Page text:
Overclocking

For our final evaluation of the GTX 1080 and GTX 1070 Founders Edition cards, let’s take a look a overclocking.

Whenever I review an NVIDIA reference card, I feel it’s important to point out that while NVIDIA supports overclocking – why else would they include fine-grained controls like GPU Boost 3.0 – they have taken a hard stance against true overvolting. Overvolting is limited to NVIDIA’s built in overvoltage function, which isn’t so much a voltage control as it is the ability to unlock 1-2 more boost bins and their associated voltages. Meanwhile TDP controls are limited to whatever value NVIDIA believes is safe for that model card, which can vary depending on its GPU and its power delivery design.

For GTX 1080FE and its 5+1 power design, we have a 120% TDP limit, which translates to an absolute maximum TDP of 216W. As for GTX 1070FE and its 4+1 design, this is reduced to a 112% TDP limit, or 168W. Both cards can be “overvolted” to 1.093v, which represents 1 boost bin. As such the maximum clockspeed with NVIDIA’s stock programming is 1911MHz.

GeForce GTX 1080FE Overclocking
  Stock Overclocked
Core Clock 1607MHz 1807MHz
Boost Clock 1734MHz 1934MHz
Max Boost Clock 1898MHz 2088MHz
Memory Clock 10Gbps 11Gbps
Max Voltage 1.062v 1.093v

 

GeForce GTX 1070FE Overclocking
  Stock Overclocked
Core Clock 1506MHz 1681MHz
Boost Clock 1683MHz 1858MHz
Max Boost Clock 1898MHz 2062MHz
Memory Clock 8Gbps 8.8Gbps
Max Voltage 1.062v 1.093v

Both cards ended up overclocking by similar amounts. We were able to take the GTX 1080FE another 200MHz (+12% boost) on the GPU, and another 1Gbps (+10%) on the memory clock. The GTX 1070 could be pushed another 175MHz (+10% boost) on the GPU, while memory could go another 800Mbps (+10%) to 8.8Gbps.

Both of these are respectable overclocks, but compared to Maxwell 2 where our reference cards could do 20-25%, these aren’t nearly as extreme. Given NVIDIA’s comments on the 16nm FinFET voltage/frequency curve being steeper than 28nm, this could be first-hand evidence of that. It also indicates that NVIDIA has pushed GP104 closer to its limit, though that could easily be a consequence of the curve.

Given that this is our first look at Pascal, before diving into overall performance, let’s first take a look at an overclocking breakdown. NVIDIA offers 4 knobs to adjust when overclocking: overvolting (unlocking additional boost bins), increasing the power/temperature limits, the memory clock, and the GPU clock. Though all 4 will be adjusted for a final overclock, it’s often helpful to see whether it’s GPU overclocking or memory overclocking that delivers the greater impact, especially as it can highlight where the performance bottlenecks are on a card.

To examine this, we’ve gone ahead and benchmarked the GTX 1080 4 times: once with overvolting and increased power/temp limits (to serve as a baseline), once with the memory overclocked added, once with GPU overclock added, and finally with both the GPU and memory overclocks added.

GeForce GTX 1080FE Overclocking Breakdown

GeForce GTX 1080 Overclocking Performance
  Power/Temp Limit (+20%) Core (+12%) Memory (+10%) Cumulative
Tomb Raider
+3%
+4%
+1%
+10%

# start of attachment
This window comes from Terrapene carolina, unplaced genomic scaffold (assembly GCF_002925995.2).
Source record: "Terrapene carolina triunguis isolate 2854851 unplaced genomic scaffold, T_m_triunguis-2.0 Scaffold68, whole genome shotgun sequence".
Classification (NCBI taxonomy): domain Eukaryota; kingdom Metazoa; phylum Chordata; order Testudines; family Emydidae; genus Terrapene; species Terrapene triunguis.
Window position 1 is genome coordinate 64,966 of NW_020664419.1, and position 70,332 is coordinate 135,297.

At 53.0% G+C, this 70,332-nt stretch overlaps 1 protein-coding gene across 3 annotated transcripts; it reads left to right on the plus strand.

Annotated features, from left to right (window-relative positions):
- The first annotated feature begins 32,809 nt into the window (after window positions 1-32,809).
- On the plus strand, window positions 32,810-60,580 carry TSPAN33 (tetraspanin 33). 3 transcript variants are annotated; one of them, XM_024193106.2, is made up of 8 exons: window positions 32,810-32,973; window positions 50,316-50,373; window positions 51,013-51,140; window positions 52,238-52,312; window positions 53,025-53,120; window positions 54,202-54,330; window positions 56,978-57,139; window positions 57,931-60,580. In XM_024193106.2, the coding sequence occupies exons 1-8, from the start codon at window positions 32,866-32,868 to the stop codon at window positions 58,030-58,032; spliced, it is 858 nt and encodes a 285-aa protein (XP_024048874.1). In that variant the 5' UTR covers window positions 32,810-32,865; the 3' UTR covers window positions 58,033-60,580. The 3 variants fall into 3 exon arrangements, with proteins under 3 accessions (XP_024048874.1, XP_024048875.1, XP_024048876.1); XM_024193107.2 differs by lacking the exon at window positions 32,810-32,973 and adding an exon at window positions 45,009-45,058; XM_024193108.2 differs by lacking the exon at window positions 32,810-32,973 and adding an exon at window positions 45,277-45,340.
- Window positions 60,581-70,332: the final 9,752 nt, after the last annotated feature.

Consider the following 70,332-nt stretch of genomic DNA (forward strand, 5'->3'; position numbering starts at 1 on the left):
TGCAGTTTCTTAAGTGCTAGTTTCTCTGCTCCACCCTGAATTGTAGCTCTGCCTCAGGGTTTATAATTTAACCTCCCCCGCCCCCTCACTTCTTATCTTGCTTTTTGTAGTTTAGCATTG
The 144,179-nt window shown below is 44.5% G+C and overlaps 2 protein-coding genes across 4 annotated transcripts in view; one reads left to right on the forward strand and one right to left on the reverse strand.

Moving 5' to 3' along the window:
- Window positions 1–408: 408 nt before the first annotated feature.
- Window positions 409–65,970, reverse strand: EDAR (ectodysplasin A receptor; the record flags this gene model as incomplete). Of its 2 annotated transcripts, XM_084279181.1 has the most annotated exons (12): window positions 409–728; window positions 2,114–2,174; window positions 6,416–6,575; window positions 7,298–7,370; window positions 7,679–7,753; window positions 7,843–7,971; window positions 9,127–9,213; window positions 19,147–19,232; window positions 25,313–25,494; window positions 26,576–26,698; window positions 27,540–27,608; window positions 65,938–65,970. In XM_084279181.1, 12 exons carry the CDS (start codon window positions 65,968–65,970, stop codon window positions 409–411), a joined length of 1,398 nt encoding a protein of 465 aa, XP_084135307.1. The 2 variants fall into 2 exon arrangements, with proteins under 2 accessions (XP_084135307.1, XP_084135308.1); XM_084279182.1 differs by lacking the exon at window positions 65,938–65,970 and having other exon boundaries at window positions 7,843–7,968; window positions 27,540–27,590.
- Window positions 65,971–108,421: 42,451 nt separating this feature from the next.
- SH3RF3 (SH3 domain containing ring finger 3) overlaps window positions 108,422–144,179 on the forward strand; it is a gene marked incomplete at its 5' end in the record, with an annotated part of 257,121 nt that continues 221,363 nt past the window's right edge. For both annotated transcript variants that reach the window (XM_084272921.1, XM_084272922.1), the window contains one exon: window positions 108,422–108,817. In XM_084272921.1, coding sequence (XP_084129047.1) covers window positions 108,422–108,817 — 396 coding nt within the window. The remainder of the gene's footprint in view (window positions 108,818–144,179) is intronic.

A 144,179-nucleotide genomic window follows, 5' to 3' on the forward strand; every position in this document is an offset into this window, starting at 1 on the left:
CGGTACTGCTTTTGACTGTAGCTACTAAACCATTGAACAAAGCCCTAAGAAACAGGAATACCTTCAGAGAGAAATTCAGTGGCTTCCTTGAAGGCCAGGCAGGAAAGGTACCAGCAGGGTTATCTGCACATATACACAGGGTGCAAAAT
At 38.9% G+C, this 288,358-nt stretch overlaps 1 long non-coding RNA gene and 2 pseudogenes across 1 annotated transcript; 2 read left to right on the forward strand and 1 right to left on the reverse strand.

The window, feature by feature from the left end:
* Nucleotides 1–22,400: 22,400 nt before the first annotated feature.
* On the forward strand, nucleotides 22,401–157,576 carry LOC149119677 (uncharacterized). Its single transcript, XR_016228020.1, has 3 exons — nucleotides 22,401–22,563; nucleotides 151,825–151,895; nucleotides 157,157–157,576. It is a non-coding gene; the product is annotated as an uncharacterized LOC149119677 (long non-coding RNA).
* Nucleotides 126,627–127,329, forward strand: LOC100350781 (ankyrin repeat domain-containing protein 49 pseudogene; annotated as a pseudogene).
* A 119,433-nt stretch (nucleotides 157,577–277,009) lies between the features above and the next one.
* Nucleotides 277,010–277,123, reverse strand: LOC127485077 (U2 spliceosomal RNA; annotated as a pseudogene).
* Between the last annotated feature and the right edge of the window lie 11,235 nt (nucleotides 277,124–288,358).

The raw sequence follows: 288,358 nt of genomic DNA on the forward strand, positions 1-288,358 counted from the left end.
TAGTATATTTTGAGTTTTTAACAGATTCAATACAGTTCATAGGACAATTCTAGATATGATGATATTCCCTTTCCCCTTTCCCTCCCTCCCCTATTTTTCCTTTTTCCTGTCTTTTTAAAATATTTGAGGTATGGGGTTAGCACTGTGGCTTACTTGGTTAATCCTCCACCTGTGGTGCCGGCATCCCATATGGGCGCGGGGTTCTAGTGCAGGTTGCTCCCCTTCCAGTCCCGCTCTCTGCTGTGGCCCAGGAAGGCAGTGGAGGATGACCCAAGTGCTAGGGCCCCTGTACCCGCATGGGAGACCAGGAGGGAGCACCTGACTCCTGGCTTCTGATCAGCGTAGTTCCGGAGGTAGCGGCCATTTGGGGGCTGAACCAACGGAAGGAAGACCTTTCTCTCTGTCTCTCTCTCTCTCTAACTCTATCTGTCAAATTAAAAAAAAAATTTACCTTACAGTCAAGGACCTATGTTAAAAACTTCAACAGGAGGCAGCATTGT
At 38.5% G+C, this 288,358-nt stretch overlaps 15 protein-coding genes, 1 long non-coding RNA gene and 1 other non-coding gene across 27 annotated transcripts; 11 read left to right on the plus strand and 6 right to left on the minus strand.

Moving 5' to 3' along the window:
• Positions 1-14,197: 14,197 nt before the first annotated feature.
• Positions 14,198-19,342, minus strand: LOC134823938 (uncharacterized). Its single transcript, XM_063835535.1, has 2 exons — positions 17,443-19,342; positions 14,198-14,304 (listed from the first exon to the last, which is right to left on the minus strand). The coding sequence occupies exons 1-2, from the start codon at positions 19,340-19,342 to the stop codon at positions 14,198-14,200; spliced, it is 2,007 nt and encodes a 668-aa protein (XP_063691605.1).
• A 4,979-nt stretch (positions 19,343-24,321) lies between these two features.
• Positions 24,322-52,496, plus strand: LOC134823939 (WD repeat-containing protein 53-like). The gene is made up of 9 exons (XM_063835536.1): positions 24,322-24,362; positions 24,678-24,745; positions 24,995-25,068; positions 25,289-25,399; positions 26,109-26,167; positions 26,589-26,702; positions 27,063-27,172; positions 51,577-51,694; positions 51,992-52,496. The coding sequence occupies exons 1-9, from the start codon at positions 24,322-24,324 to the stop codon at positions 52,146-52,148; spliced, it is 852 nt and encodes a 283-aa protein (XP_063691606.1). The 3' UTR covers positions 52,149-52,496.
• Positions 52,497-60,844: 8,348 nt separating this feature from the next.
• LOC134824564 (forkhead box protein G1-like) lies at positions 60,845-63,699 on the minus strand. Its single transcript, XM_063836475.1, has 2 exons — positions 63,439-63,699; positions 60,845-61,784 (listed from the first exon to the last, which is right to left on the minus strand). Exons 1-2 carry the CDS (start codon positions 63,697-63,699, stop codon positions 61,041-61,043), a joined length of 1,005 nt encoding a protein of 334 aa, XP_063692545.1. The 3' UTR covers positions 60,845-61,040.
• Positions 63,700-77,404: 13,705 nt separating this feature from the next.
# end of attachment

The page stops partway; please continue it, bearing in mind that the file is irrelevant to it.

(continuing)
Ashes
+1%
+9%
+1%
+10%
Crysis 3
+4%
+4%
+2%
+11%
The Witcher 3
+2%
+6%
+3%
+10%
Grand Theft Auto V
+1%
+4%
+2%
+8%

Across all 5 games, the results are clear and consistent: GPU overclocking contributes more to performance than memory overclocking. To be sure, both contribute, but even after compensating for the fact that the GPU overclock was a bit greater than the memory overclock (12% vs 10%), we still end up with the GPU more clearly contributing. Though I am a bit surprised that increasing the power/temperature limit didn't have more of an effect.

OC: Rise of the Tomb Raider - 3840x2160 - Very High Quality (DX11)

OC: Ashes of the Singularity - 3840x2160 - Extreme Quality (DX12)

OC: Crysis 3 - 3840x2160 - Very High Quality + FXAA

OC: The Witcher 3 - 3840x2160 - Ultra Quality (No Hairworks)

OC: Grand Theft Auto V - 3840x2160 - Very High Quality

OC:  Grand Theft Auto V - 99th Percentile Framerate - 3840x2160 - Very High Quality

Overall we’re looking at an 8%-10% increase in performance from overclocking. It’s enough to further stretch the GTX 1080FE and GTX 1070FE’s leads, but it won’t radically alter performance.

OC: Load Power Consumption - Crysis 3

OC: Load Power Consumption - FurMark

OC: Load GPU Temperature - Crysis 3

OC: Load GPU Temperature - FurMark

OC: Load Noise Levels - Crysis 3

OC: Load Noise Levels - FurMark

Finally, let’s see the cost of overclocking in terms of power, temperature, and noise. For the GTX 1080FE, the power cost at the wall proves to be rather significant. An 11% Crysis 3 performance increase translates into a 60W increase in power consumption at the wall, essentially moving GTX 1080FE into the neighborhood of NVIDIA’s 250W cards like the GTX 980 Ti. The noise cost is also not insignificant, as GTX 1080FE has to ramp up to 52.2dB(A), a 4.6dB(A) increase in noise. Meanwhile FurMark essentially confirms these findings, with a smaller power increase but a similar increase in noise.

As for the GTX 1070FE, neither the increase in power consumption nor noise is quite as high as GTX 1080FE, though the performance uplift is also a bit smaller. The power penalty is just 21W at the wall for Crysis 3 and 38W for FurMark. This translates to a 2-3dB(A) increase in noise, topping out at 50.0dB for FurMark.